25 januari 2024

Software Engineer Francisco Fonseca: 'Soft skills are just as important as hard skills'

Every year at ENTER, we provide a number of soft skill courses that help our employees to develop themselves further. An opportunity Francisco couldn't resist. In fact, a while ago Francisco attended the Problem Solving course. “Our Talent Manager Erica recommended the course to me when I first came into the office. I decided to take the course because I think it is important to keep developing on different topics. And the courses that ENTER provides I think are a good way to learn more soft skills. It also makes you a better professional in my opinion.”

That learning never stops soon became clear to Francisco. “I think that I’m very good at solving problems, but with the course I learned more about the different points of view and different ways to solve problems. Which was very helpful because of the environment that I work in. My coworkers are from all over the world and we all have different ways to do certain things. The course helped me understand that and gave me some insights into how to approach those situations.” The course was divided into two days and together with a group of colleagues, you get to solve different problems in different ways using examples. “On the first day of the course the instructor took quite a general approach on how to solve problems in your daily life. And then after that we discussed some problems that we faced in everyday life and different methods on how you could solve or approach those problems. Which was fun because we could relate to the problems and the different methods. You might have a different approach than your colleague, but through this course you learn about these different approaches and why one approach might work better in a certain situation then the approach you initially were going to take.”

“It was very useful in the sense that everyone knows a way to solve problems so even if you feel like you know how to solve a problem, you learn a new way of doing things. You learn to look at certain situations from a different point of view.” The group of colleagues who took the course with Francisco were not only multi-cultural, but also multi-professional. He explains: “With multi-professional I mean that the group didn’t only exist of software engineers but also people with different jobs. Because of this group dynamic you learn how a software engineer with a lot of experience solves problems or how a mechanical engineer solves problems. It was very interesting for me to see those different perspectives. You also learn how to interact with people who have like a higher role, so like a manager, but also how you deal and interact with clients.”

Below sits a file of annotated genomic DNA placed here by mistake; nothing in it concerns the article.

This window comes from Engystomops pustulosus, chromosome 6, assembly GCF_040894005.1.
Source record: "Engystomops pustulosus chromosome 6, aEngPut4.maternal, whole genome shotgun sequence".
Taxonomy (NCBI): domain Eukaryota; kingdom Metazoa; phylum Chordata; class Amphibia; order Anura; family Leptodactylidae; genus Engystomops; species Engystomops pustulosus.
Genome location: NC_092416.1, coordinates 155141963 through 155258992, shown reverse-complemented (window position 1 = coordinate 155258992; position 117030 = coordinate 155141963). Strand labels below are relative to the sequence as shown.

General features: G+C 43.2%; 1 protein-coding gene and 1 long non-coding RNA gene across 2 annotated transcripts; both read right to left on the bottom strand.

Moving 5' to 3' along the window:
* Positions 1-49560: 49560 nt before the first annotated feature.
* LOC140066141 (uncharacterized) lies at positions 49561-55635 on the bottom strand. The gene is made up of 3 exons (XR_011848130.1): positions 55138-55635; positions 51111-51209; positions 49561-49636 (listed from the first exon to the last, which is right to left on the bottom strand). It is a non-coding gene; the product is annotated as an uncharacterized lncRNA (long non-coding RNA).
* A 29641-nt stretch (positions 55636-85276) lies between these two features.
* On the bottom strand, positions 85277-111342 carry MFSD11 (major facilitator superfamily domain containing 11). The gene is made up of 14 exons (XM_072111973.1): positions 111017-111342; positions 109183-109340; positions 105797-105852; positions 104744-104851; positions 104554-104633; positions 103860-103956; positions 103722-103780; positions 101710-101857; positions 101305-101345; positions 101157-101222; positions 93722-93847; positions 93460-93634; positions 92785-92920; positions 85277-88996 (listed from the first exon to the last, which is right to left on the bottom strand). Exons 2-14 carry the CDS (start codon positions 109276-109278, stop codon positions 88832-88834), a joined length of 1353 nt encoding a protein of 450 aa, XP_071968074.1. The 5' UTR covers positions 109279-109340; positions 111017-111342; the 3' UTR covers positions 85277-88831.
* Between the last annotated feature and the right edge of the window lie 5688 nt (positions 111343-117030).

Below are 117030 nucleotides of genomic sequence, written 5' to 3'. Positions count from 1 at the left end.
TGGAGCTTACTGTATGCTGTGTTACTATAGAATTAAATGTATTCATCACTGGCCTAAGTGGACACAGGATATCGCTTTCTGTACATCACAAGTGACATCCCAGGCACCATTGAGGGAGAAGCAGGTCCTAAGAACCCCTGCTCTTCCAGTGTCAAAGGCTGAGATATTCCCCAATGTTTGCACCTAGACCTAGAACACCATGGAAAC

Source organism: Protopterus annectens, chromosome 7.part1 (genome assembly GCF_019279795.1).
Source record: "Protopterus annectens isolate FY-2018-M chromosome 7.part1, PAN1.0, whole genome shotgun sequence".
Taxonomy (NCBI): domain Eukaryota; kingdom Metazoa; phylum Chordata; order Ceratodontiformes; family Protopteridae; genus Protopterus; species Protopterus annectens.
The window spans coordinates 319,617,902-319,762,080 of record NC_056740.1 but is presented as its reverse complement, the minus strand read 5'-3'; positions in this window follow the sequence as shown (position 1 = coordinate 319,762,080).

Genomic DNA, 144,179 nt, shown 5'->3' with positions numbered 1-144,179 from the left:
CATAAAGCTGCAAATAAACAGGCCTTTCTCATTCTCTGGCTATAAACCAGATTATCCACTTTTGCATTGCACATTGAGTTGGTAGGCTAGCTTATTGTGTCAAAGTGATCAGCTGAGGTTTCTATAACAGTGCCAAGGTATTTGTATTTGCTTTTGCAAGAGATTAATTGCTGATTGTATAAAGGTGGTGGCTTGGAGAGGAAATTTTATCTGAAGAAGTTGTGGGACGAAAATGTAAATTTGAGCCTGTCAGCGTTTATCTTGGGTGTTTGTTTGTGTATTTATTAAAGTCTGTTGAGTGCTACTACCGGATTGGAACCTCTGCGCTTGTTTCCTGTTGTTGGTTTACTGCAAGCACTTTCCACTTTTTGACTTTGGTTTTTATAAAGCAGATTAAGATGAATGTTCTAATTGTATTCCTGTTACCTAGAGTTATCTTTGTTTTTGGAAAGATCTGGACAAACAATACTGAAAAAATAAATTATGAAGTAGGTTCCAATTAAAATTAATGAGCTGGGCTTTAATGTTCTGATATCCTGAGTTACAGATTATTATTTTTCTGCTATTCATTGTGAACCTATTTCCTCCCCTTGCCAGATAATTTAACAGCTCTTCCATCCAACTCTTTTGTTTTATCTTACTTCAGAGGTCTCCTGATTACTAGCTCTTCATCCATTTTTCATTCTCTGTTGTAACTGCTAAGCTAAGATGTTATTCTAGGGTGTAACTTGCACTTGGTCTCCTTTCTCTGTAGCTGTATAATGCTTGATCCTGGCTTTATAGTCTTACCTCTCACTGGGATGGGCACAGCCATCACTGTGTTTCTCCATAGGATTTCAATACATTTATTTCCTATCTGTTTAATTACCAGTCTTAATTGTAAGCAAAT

Time for change
Before moving to the Netherlands, Francisco lived and worked in Mexico, his native country, as a software engineer. His move to the Netherlands was not very obvious. He recounts: “I’m from Mexico and most people from Mexico who are software engineers move to the United States. I was personally not that interested in the United States. It is not that I dislike the country, I actually want to go there some day, but it wasn’t my dream to work and live there. I wanted to go somewhere on the other side of the world. One of my first options was the Netherlands because I already knew a few things like the cycling, the transportation and that the quality of life is very good here.”

Currently, Francisco has been living in the Netherlands for several months and is enjoying his time here. “I like the weather here, even thought a lot of people complain about it, I really like it. And that is because in Mexico we only have 2 seasons. When I first arrived in the Netherlands it was autumn and I had never experienced that.” Francisco may not have been in the Netherlands very long, but has certainly visited a number of places. Which is not surprising since he loves to explore. “I live in Eindhoven and whenever I have some free time I try to explore some parts of the Netherlands. So I went to Tilburg, Breda, Rotterdam, Den Haag and Delft. I still need to explore the north of the Netherlands. I also still want to travel to a lot of countries, but the most important ones are Japan, Indonesia and China. I enjoy those countries and their cultures a lot. Especially Indonesia. Here it is very different from Mexico, but I can relate to a lot things. So it feels familiar. That was also kind of surprising for me. That a culture on the other side of the world can be so similar to your own culture.”

From big to small
His choice for ENTER was also a very conscious one for Francisco. “In the past I worked for some big international companies. They gave me the opportunity to start working as an engineer. Even when I was a student. I will always be grateful to them but I didn’t enjoy it that much. The big corporate environment wasn’t for me and that is also one of the reasons why I choose ENTER. It is quite a small company with the ambition to grow, but not lose their identity during that growth. It makes it more personal for me. Especially with the human aspect that they have. At my old job I wouldn’t speak to anyone besides other software engineers and when I work at the ENTER office I make small talk with people from HR and Marketing for example. I wanted a more human environment and at ENTER I get that. It is something that I feel like I need and so far I really like it here.”